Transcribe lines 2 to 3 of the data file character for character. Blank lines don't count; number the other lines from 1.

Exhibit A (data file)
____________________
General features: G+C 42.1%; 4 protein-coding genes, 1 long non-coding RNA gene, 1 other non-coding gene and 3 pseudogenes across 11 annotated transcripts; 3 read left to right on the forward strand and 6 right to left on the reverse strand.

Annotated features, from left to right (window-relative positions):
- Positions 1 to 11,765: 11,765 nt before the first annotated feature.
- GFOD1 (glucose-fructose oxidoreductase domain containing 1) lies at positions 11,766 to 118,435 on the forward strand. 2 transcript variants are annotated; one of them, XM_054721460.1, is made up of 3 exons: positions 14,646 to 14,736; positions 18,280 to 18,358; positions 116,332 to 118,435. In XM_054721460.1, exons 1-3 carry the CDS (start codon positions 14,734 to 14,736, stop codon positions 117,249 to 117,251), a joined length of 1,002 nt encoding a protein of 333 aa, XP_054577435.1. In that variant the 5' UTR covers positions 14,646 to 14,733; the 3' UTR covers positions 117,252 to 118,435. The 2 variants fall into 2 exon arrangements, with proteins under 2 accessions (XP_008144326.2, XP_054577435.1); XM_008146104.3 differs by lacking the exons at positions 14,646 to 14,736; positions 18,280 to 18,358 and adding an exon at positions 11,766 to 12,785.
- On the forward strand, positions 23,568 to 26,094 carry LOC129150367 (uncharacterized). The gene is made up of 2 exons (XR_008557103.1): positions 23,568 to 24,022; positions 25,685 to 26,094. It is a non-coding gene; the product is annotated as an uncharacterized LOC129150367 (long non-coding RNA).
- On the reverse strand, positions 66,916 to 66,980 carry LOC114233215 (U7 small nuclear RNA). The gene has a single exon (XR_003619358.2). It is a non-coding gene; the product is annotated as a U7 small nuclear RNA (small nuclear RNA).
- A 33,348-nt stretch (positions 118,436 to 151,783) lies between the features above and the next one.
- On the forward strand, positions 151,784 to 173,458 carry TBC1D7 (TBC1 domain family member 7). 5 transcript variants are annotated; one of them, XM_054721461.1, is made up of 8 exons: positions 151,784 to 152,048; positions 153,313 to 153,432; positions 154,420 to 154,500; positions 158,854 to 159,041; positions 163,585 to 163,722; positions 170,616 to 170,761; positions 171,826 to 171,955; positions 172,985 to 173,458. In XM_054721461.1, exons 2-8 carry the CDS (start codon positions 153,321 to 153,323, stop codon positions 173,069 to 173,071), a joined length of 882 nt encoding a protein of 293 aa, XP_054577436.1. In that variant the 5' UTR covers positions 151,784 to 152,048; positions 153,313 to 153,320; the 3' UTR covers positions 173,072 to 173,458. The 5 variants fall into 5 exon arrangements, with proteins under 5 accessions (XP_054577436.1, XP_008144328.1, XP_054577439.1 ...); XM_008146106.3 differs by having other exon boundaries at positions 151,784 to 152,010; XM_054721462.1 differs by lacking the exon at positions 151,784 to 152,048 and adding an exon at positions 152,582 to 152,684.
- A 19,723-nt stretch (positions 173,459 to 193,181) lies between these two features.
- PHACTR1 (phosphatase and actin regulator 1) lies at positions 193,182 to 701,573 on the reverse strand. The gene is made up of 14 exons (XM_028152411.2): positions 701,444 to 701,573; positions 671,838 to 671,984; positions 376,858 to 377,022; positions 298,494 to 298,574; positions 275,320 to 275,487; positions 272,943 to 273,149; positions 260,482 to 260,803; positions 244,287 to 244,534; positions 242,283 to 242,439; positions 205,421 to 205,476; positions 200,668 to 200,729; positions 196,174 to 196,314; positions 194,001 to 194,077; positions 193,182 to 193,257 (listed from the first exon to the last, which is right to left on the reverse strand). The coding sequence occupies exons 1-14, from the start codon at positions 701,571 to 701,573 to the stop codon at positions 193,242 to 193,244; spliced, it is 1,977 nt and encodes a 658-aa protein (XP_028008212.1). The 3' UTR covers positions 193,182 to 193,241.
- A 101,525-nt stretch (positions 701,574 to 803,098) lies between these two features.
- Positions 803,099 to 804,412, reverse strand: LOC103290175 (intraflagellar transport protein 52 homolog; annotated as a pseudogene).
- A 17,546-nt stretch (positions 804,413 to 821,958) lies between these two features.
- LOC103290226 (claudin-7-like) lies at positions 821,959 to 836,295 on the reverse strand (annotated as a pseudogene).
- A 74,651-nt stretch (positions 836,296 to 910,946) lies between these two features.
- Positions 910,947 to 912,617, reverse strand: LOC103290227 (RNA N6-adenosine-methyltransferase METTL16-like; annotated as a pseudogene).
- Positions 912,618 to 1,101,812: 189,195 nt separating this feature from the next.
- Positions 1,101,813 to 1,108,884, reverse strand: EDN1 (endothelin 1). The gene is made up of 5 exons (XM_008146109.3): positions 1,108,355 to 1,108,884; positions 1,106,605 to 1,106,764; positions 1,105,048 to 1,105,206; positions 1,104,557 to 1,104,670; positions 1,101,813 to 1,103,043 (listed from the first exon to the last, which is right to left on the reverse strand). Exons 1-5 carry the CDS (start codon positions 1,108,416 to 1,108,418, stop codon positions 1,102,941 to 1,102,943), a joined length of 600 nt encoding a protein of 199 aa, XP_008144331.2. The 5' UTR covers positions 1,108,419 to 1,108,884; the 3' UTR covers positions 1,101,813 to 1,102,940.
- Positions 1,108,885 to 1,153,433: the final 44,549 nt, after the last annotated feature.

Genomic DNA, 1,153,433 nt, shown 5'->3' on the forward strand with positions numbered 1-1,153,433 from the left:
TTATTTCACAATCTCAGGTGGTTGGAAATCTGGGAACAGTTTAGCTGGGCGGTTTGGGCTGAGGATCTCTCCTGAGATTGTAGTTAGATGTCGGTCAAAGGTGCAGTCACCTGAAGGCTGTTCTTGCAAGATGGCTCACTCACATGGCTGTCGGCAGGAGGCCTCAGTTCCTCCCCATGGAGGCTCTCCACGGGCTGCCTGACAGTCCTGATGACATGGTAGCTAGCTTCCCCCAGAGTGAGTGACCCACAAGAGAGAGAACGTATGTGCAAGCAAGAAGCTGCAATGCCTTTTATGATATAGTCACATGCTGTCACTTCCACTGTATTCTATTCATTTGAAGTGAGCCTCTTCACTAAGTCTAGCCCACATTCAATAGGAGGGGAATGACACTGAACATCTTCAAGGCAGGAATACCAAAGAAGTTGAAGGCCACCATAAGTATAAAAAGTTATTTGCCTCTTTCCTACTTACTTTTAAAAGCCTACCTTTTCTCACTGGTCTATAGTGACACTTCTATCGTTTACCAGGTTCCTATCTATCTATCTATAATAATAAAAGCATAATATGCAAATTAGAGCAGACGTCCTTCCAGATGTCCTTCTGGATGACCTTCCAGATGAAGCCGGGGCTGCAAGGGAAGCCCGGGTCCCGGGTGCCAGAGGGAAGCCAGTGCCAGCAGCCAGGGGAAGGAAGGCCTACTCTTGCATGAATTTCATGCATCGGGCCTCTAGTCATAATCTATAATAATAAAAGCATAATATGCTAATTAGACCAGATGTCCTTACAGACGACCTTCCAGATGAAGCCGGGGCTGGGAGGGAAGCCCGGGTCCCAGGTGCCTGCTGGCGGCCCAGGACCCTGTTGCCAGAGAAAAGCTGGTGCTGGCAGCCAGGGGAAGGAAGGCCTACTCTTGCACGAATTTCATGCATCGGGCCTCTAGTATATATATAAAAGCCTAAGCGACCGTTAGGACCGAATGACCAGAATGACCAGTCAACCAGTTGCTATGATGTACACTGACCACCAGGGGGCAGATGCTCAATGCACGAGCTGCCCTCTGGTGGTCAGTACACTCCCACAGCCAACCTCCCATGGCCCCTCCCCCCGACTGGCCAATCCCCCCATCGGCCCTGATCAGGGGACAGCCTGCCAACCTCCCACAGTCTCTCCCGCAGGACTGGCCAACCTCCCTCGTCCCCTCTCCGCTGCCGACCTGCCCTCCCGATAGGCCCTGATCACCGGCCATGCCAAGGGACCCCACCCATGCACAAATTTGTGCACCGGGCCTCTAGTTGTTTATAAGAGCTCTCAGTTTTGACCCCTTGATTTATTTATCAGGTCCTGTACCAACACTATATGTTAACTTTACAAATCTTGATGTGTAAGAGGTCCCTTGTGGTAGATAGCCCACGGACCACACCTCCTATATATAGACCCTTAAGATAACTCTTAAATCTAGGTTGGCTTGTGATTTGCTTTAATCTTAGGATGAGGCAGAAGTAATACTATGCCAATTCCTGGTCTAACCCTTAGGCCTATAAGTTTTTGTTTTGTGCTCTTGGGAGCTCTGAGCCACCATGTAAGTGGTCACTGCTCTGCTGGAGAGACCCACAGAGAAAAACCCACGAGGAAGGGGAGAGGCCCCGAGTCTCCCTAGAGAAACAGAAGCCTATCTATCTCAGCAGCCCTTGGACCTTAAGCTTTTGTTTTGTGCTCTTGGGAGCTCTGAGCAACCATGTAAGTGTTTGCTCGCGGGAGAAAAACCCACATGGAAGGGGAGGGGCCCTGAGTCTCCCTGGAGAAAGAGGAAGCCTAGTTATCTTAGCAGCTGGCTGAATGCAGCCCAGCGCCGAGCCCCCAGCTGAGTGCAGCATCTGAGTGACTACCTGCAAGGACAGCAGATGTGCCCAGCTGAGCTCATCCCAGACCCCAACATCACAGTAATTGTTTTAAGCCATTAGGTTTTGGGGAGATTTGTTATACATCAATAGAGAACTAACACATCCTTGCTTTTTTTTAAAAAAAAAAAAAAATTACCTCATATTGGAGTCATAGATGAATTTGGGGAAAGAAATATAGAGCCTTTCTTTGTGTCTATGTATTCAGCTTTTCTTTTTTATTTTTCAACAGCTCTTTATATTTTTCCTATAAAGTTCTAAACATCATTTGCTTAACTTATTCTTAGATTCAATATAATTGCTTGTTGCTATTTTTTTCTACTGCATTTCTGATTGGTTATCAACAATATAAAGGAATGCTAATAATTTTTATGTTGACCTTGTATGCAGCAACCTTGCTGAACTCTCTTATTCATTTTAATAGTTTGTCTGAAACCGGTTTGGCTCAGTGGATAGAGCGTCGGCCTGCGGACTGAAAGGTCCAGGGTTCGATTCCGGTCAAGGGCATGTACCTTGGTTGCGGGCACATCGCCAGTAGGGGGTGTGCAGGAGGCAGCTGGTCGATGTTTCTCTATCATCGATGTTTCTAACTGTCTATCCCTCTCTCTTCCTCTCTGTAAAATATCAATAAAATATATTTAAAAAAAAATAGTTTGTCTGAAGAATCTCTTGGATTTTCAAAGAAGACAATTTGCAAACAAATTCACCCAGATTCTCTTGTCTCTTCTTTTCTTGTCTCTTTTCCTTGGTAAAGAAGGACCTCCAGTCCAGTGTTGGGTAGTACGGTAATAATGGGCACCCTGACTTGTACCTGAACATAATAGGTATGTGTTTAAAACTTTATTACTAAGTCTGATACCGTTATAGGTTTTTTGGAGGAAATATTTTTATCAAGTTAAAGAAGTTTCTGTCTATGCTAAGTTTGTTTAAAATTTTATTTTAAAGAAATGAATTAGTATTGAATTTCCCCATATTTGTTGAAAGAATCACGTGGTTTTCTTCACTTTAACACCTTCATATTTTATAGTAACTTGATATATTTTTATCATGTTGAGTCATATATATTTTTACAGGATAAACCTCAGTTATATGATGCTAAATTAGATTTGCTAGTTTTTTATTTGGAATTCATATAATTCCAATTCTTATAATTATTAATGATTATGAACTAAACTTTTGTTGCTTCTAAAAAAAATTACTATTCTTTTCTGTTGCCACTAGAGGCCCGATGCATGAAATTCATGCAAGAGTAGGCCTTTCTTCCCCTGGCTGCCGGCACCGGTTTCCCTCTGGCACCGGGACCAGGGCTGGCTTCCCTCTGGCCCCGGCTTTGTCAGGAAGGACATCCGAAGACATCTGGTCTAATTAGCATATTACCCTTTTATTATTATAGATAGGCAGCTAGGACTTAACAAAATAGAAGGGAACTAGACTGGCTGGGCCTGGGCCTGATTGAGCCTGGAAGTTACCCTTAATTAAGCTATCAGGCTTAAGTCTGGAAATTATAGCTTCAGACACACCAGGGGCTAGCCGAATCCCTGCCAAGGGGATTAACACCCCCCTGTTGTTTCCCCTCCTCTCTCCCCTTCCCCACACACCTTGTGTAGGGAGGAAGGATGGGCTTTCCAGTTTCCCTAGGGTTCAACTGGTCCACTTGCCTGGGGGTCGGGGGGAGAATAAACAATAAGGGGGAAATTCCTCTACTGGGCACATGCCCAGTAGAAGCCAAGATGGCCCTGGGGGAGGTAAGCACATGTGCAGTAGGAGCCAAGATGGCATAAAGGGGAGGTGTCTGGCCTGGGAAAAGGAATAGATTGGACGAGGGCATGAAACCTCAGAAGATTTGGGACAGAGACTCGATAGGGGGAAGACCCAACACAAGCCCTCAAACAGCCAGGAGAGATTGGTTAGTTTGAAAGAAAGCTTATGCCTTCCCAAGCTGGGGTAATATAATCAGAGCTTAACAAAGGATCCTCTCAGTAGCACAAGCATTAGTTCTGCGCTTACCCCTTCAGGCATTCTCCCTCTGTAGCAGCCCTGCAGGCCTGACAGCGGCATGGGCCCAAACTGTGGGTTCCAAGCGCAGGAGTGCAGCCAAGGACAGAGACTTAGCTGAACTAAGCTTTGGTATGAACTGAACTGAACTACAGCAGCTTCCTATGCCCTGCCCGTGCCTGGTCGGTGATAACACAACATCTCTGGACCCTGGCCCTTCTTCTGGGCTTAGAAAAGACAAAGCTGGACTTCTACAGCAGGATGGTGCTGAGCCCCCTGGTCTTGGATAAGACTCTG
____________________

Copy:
Annotated features, from left to right (window-relative positions):
- Positions 1 to 11,765: 11,765 nt before the first annotated feature.